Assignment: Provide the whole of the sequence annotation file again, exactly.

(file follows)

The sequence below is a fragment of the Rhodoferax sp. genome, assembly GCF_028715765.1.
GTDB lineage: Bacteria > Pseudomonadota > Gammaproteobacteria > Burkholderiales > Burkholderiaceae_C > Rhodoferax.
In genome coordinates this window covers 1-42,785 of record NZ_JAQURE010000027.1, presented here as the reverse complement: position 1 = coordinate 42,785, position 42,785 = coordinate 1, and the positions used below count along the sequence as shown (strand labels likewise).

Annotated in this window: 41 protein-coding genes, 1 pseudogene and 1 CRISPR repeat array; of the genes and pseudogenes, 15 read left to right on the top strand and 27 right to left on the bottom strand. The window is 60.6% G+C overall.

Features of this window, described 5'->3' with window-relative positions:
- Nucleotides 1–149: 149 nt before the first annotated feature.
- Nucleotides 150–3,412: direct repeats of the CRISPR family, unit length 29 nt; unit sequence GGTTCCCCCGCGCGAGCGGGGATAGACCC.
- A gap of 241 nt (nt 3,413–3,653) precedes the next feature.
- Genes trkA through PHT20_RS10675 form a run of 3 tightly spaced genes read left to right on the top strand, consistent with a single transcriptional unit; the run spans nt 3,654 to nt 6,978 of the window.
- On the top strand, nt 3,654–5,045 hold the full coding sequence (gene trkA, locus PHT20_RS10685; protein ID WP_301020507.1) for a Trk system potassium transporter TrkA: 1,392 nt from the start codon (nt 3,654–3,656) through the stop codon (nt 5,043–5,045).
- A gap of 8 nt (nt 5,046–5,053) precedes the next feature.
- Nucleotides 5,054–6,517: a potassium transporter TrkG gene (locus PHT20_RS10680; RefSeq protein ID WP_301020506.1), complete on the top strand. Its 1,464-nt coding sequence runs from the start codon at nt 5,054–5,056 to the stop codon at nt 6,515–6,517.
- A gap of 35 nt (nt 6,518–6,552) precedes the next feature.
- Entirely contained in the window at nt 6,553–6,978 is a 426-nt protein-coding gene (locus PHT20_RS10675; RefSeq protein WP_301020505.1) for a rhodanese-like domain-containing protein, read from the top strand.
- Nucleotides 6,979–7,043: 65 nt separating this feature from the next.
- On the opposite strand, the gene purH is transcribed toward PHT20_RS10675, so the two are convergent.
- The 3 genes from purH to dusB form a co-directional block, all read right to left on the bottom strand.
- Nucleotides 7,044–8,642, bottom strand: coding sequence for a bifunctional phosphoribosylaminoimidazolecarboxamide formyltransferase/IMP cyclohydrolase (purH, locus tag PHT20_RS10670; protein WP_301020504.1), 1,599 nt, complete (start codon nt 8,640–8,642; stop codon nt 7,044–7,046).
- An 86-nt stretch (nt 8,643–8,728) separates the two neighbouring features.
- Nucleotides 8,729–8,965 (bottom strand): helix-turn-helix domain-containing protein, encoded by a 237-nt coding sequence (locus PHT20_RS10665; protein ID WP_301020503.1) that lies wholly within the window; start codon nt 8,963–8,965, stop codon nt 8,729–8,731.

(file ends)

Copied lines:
The sequence below is a fragment of the Rhodoferax sp. genome, assembly GCF_028715765.1.
GTDB lineage: Bacteria > Pseudomonadota > Gammaproteobacteria > Burkholderiales > Burkholderiaceae_C > Rhodoferax.
In genome coordinates this window covers 1-42,785 of record NZ_JAQURE010000027.1, presented here as the reverse complement: position 1 = coordinate 42,785, position 42,785 = coordinate 1, and the positions used below count along the sequence as shown (strand labels likewise).

Annotated in this window: 41 protein-coding genes, 1 pseudogene and 1 CRISPR repeat array; of the genes and pseudogenes, 15 read left to right on the top strand and 27 right to left on the bottom strand. The window is 60.6% G+C overall.

Features of this window, described 5'->3' with window-relative positions:
- Nucleotides 1–149: 149 nt before the first annotated feature.
- Nucleotides 150–3,412: direct repeats of the CRISPR family, unit length 29 nt; unit sequence GGTTCCCCCGCGCGAGCGGGGATAGACCC.
- A gap of 241 nt (nt 3,413–3,653) precedes the next feature.
- Genes trkA through PHT20_RS10675 form a run of 3 tightly spaced genes read left to right on the top strand, consistent with a single transcriptional unit; the run spans nt 3,654 to nt 6,978 of the window.
- On the top strand, nt 3,654–5,045 hold the full coding sequence (gene trkA, locus PHT20_RS10685; protein ID WP_301020507.1) for a Trk system potassium transporter TrkA: 1,392 nt from the start codon (nt 3,654–3,656) through the stop codon (nt 5,043–5,045).
- A gap of 8 nt (nt 5,046–5,053) precedes the next feature.
- Nucleotides 5,054–6,517: a potassium transporter TrkG gene (locus PHT20_RS10680; RefSeq protein ID WP_301020506.1), complete on the top strand. Its 1,464-nt coding sequence runs from the start codon at nt 5,054–5,056 to the stop codon at nt 6,515–6,517.
- A gap of 35 nt (nt 6,518–6,552) precedes the next feature.
- Entirely contained in the window at nt 6,553–6,978 is a 426-nt protein-coding gene (locus PHT20_RS10675; RefSeq protein WP_301020505.1) for a rhodanese-like domain-containing protein, read from the top strand.
- Nucleotides 6,979–7,043: 65 nt separating this feature from the next.
- On the opposite strand, the gene purH is transcribed toward PHT20_RS10675, so the two are convergent.
- The 3 genes from purH to dusB form a co-directional block, all read right to left on the bottom strand.
- Nucleotides 7,044–8,642, bottom strand: coding sequence for a bifunctional phosphoribosylaminoimidazolecarboxamide formyltransferase/IMP cyclohydrolase (purH, locus tag PHT20_RS10670; protein WP_301020504.1), 1,599 nt, complete (start codon nt 8,640–8,642; stop codon nt 7,044–7,046).
- An 86-nt stretch (nt 8,643–8,728) separates the two neighbouring features.
- Nucleotides 8,729–8,965 (bottom strand): helix-turn-helix domain-containing protein, encoded by a 237-nt coding sequence (locus PHT20_RS10665; protein ID WP_301020503.1) that lies wholly within the window; start codon nt 8,963–8,965, stop codon nt 8,729–8,731.